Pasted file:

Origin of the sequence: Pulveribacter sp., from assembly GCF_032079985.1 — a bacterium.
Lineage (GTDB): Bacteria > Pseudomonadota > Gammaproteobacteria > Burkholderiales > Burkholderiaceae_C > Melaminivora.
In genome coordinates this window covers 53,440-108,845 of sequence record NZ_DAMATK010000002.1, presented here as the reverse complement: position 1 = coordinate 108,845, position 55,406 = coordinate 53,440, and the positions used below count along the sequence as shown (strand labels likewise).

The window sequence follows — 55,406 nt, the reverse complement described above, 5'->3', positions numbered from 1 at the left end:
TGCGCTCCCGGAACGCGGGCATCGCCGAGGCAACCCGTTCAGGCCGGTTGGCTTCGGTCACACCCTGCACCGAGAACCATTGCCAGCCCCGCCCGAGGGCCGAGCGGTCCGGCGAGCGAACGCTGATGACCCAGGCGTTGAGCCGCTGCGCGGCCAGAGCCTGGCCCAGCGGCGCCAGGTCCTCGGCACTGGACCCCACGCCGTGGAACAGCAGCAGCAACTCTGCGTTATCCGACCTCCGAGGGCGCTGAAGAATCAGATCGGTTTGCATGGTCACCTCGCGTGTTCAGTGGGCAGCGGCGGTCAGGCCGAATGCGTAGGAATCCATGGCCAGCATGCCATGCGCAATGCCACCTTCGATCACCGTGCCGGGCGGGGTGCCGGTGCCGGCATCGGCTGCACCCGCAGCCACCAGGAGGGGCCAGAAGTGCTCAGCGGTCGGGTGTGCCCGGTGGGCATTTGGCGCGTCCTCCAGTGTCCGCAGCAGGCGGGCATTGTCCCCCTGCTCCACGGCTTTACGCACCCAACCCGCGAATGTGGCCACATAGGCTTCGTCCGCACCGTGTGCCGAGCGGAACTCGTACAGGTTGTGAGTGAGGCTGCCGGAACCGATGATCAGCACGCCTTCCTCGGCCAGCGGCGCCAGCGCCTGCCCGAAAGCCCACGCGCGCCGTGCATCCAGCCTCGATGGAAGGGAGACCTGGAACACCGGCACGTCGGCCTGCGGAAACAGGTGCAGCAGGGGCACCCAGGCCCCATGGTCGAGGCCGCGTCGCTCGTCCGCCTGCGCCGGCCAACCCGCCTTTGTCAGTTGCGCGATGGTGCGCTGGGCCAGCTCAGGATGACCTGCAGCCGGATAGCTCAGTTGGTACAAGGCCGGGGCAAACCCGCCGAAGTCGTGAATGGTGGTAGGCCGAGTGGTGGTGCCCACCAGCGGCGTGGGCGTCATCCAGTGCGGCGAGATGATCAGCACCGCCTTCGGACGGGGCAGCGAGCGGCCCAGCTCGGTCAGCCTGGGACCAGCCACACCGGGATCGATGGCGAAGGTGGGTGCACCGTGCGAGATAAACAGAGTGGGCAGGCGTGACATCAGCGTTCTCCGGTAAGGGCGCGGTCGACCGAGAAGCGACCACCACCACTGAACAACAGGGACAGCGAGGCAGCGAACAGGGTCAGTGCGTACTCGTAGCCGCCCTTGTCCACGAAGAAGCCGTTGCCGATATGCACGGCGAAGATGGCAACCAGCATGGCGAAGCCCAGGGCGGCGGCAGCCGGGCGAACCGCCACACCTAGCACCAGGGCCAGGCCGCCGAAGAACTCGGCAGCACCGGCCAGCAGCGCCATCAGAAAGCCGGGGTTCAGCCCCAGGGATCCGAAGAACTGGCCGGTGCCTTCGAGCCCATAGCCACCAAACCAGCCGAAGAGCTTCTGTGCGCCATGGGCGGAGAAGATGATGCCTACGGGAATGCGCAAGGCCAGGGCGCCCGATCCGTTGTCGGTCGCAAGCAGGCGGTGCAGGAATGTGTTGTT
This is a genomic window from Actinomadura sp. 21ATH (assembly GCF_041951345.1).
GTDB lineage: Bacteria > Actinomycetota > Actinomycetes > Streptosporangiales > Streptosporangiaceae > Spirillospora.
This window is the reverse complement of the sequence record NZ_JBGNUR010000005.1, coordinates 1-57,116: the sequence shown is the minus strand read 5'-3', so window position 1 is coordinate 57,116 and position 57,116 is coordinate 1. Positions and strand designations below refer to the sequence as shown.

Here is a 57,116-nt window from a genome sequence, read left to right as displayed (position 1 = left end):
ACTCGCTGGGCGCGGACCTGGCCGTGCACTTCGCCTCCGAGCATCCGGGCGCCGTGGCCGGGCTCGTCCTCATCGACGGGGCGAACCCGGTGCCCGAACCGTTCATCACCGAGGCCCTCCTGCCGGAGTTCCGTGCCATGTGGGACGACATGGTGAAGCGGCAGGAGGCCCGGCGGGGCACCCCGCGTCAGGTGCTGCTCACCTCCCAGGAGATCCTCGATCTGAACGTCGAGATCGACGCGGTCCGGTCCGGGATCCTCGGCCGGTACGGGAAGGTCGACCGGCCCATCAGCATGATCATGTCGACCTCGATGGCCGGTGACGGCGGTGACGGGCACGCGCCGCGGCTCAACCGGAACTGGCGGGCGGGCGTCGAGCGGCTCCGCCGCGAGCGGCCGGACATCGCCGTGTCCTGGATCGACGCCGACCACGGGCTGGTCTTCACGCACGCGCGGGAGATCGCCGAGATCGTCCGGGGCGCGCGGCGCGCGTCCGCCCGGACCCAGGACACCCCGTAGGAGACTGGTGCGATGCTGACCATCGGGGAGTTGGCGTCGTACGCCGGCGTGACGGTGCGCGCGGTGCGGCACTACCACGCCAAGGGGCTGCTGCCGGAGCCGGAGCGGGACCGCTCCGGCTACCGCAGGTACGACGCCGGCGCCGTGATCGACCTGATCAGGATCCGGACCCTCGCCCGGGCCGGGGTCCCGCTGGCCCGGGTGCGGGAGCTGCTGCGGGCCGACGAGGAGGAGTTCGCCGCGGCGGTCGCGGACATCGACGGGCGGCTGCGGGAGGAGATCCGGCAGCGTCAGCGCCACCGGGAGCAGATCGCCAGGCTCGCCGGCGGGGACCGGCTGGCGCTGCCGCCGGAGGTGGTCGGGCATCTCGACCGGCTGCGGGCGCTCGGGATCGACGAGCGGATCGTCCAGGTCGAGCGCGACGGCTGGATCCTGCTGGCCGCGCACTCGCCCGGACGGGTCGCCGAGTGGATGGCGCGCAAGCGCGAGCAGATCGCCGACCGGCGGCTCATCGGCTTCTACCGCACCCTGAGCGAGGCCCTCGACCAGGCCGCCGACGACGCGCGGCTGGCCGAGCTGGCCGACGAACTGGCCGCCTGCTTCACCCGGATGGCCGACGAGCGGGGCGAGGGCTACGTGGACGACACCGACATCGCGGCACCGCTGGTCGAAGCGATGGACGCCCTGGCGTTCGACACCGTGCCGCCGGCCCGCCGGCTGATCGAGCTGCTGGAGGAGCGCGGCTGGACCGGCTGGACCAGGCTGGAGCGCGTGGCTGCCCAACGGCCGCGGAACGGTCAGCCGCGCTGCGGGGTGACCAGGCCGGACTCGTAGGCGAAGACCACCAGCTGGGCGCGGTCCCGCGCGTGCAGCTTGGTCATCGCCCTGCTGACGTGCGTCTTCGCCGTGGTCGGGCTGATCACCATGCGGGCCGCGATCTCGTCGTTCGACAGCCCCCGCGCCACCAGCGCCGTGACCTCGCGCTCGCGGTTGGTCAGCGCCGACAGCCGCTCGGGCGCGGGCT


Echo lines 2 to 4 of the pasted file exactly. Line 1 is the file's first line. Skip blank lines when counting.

Lineage (GTDB): Bacteria > Pseudomonadota > Gammaproteobacteria > Burkholderiales > Burkholderiaceae_C > Melaminivora.
In genome coordinates this window covers 53,440-108,845 of sequence record NZ_DAMATK010000002.1, presented here as the reverse complement: position 1 = coordinate 108,845, position 55,406 = coordinate 53,440, and the positions used below count along the sequence as shown (strand labels likewise).

The window sequence follows — 55,406 nt, the reverse complement described above, 5'->3', positions numbered from 1 at the left end: